When it comes to mixing, one of the things that separates the pros from the wannabes is their use of effects. While it’s true that not every song needs a lot of effects, you’d be surprised just how many are on a modern mix, even though it might sound like not very many are used at all. That’s the trick. Many times you want something to sound larger than life, but you don’t want it to sound like it’s swimming in artificial sonic goo, and that’s where the effects tips and tricks of the pros come in. I’ve culled a number of the most important effects techniques from my two books on mixing (The Mixing Engineer’s Handbook and The Audio Mixing Bootcamp) into a short article that will hopefully raise the quality of your mixes immediately. By the way, these are the tricks that I’ve been collecting through the years from some of the biggest hit-makers in the business whose works you hear on the radio, Spotify and Pandora every day. Since we simply can’t cover everything in an article like this, we’ll look specifically at reverb and delay.
6 PRINCIPLES FOR ADDING EFFECTS
Before we use any effects, it helps to know when and why they work. There are six principles that offer a general guideline on how effects can be used.
Principle 1: Picture the performer in an acoustic space, then recreate that space around them. This method usually saves time, as it is a lot faster than simply experimenting with different effects presets until something excites you (although that method can work too). Also, the artificially created acoustic space doesn’t need to be a natural one. In fact, as long as it fits the music, the more creative the better.
Principle 2: Smaller reverbs or short delays make things sound bigger. Reverbs with decays under a second (and usually much shorter than that) and delays under 100 milliseconds (again usually a lot shorter than that) tend to make the track sound bigger rather than push it back in the mix, especially if the reverb or delay is in stereo.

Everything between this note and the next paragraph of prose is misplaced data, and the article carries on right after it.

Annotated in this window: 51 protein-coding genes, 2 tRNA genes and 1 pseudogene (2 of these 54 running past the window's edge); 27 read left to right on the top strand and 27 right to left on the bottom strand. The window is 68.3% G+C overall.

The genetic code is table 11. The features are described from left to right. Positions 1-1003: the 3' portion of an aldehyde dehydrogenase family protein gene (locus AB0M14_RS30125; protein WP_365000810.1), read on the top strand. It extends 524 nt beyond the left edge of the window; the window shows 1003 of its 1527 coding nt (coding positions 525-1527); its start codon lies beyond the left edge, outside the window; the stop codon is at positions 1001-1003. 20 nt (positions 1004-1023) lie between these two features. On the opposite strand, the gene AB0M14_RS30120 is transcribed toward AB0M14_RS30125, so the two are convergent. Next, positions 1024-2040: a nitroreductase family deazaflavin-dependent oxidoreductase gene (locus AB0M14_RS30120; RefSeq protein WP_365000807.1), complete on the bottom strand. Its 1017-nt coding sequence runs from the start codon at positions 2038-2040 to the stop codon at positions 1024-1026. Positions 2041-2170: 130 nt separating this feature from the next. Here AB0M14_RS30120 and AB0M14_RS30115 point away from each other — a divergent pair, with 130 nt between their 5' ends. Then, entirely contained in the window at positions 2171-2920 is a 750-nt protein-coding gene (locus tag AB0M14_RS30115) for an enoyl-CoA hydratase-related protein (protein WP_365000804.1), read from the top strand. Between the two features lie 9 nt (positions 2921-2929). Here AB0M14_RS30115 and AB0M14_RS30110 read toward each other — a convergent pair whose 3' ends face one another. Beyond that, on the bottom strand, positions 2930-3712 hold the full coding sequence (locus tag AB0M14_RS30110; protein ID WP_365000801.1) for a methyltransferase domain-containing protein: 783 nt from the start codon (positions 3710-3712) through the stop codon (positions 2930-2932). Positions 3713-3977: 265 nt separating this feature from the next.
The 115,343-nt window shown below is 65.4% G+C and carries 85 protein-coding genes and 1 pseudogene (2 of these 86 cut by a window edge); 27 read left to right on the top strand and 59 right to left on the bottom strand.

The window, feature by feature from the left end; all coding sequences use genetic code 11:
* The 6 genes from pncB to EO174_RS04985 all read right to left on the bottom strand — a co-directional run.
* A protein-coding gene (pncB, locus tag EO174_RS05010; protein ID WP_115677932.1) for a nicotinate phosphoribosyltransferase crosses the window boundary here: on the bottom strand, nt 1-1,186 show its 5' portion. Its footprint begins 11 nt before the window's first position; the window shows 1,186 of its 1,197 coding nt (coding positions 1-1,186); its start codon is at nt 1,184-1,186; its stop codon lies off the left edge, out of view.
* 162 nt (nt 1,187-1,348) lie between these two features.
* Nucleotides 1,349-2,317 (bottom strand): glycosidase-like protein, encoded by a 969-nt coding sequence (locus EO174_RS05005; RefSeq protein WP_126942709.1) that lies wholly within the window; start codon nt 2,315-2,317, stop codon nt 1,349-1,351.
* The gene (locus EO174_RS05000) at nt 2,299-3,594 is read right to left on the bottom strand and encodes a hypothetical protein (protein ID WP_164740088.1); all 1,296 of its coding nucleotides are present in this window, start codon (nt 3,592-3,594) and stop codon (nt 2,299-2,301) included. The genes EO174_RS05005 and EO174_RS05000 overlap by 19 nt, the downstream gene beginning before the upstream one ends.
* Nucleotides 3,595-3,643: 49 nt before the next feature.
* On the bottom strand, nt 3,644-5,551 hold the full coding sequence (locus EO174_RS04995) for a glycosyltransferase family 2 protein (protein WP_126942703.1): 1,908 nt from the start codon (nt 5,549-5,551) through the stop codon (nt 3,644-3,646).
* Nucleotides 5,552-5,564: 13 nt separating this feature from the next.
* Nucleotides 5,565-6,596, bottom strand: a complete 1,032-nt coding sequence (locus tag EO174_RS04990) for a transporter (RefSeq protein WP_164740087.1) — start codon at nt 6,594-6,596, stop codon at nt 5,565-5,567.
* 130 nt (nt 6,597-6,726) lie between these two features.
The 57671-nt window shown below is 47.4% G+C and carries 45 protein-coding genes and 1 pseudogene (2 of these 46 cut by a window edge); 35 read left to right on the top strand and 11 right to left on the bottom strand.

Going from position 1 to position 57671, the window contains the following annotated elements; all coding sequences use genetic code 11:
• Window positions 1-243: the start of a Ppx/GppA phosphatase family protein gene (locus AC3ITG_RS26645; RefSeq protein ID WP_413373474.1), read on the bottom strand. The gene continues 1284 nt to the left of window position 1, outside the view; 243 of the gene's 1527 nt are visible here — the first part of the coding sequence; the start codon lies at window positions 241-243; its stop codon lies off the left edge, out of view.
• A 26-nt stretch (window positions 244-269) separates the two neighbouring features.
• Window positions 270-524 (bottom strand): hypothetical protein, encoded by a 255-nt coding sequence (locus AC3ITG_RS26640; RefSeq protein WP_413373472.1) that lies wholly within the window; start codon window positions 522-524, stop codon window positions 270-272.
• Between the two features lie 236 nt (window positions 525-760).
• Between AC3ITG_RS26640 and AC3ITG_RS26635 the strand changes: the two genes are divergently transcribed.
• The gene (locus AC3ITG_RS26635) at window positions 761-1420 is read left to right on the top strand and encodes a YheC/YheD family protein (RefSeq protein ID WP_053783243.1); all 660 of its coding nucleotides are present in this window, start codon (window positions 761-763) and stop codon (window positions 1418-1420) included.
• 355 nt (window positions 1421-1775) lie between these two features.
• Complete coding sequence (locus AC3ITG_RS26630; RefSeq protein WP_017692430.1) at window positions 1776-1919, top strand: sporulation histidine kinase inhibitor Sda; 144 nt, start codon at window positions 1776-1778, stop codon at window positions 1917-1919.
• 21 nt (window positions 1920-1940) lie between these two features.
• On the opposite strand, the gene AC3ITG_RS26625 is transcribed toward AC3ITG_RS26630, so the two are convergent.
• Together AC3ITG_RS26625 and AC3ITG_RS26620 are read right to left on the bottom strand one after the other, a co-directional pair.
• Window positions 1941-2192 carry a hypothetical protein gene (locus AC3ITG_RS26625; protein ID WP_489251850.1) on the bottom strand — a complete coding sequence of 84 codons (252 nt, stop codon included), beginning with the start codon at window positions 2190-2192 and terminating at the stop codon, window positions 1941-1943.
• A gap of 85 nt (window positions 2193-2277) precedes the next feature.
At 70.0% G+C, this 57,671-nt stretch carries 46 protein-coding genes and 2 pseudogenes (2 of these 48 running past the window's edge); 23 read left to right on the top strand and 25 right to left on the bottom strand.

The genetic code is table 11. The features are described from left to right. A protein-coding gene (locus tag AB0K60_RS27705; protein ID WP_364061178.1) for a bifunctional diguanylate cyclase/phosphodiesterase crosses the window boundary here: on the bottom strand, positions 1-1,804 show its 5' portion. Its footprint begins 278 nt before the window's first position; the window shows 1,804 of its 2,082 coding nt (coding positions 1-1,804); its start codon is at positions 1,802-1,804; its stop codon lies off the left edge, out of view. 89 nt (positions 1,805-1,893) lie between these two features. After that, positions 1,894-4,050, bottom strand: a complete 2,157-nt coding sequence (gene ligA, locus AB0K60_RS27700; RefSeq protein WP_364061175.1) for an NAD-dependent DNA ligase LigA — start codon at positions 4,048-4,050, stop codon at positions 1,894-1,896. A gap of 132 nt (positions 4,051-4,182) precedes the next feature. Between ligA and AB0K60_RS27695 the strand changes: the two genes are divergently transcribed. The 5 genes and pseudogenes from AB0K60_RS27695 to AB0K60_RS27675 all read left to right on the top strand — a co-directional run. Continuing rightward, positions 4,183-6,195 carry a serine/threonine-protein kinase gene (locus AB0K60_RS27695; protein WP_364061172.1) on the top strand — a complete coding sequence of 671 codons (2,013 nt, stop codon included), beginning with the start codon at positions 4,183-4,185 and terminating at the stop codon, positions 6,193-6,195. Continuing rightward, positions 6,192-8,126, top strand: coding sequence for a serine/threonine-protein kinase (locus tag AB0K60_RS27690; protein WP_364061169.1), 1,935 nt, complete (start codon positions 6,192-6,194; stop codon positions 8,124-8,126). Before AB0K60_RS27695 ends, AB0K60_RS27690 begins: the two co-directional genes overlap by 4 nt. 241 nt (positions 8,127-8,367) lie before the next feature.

Many times a reverb will be used with the decay parameter turned down as far as it will go (which may be as low as .1 second), but this setting is sometimes the most difficult for a digital reverb or plugin to reproduce, resulting in a metallic sound. If this occurs, sometimes lengthening the decay time a little or trying a different preset will result in a smoother, less tinny sound, or, try another plugin or hardware unit that performs better under these conditions.
Principle 3: Long delays, and long reverb pre-delay and reverb decay settings push a sound further away if the level of the effect is loud enough. Delays and pre-delays longer than 100 milliseconds are distinctly heard and begin to push the sound away from the listener. The trick between something sounding big or just distant is the level of the effect. When the decay or delay is short and the level is loud, the track sounds big. When the decay or delay is long and loud, the track just sounds far away.
Principle 4: If delays are timed to the tempo of the track, they add depth without being noticeable. Most mixers set the delay time to the tempo of the track. This makes the delay pulse with the music and adds a reverb type of environment to the sound. It also makes the delay seem to disappear as a discrete repeat, but still adds a smoothing quality to the mix element.
Timing the Delays
Three of the many ways to time the delay to the track:
1. Sync the delay in your DAW. Almost every delay plugin provides a way for you to sync it to the tempo of the track and it’s as easy as a simple selection.
2. Tap the tempo in. Most plugins allow for tapping in the tempo via the space bar on your keyboard. Although it can usually get a rough idea of the tempo by about the third tap, give it eight or 10 to average out and give you a more accurate reading.
3. If you want to easily find the right delay time to the track and you have an iPhone, grab my “Delay Genie” app from the iTunes App Store. It’s free and will make timing your effects to the track easy.
Principle 5: If delays are not timed to the tempo of the track, they stick out. Sometimes you want to distinctly hear a delay and the best way to do that is to make sure that the delay is not exactly timed to the track. Start by first putting the delay in time, then slowly alter the timing until the desired effect is achieved.
Principle 6: Reverbs sound smoother when timed to the tempo of the track. Reverbs are timed to the track by triggering them off of a snare hit and adjusting the decay parameter so that the decay just dies before another snare hit (or two in some cases). The idea is to make the decay “breathe” with the track. One way to achieve this is by making everything as big as possible at the shortest setting first, then gradually make the settings longer until it’s in time with the track.
* Of course, the biggest part of adding effects to a mix is experience, but keeping these principles in mind will provide a perfect place to start.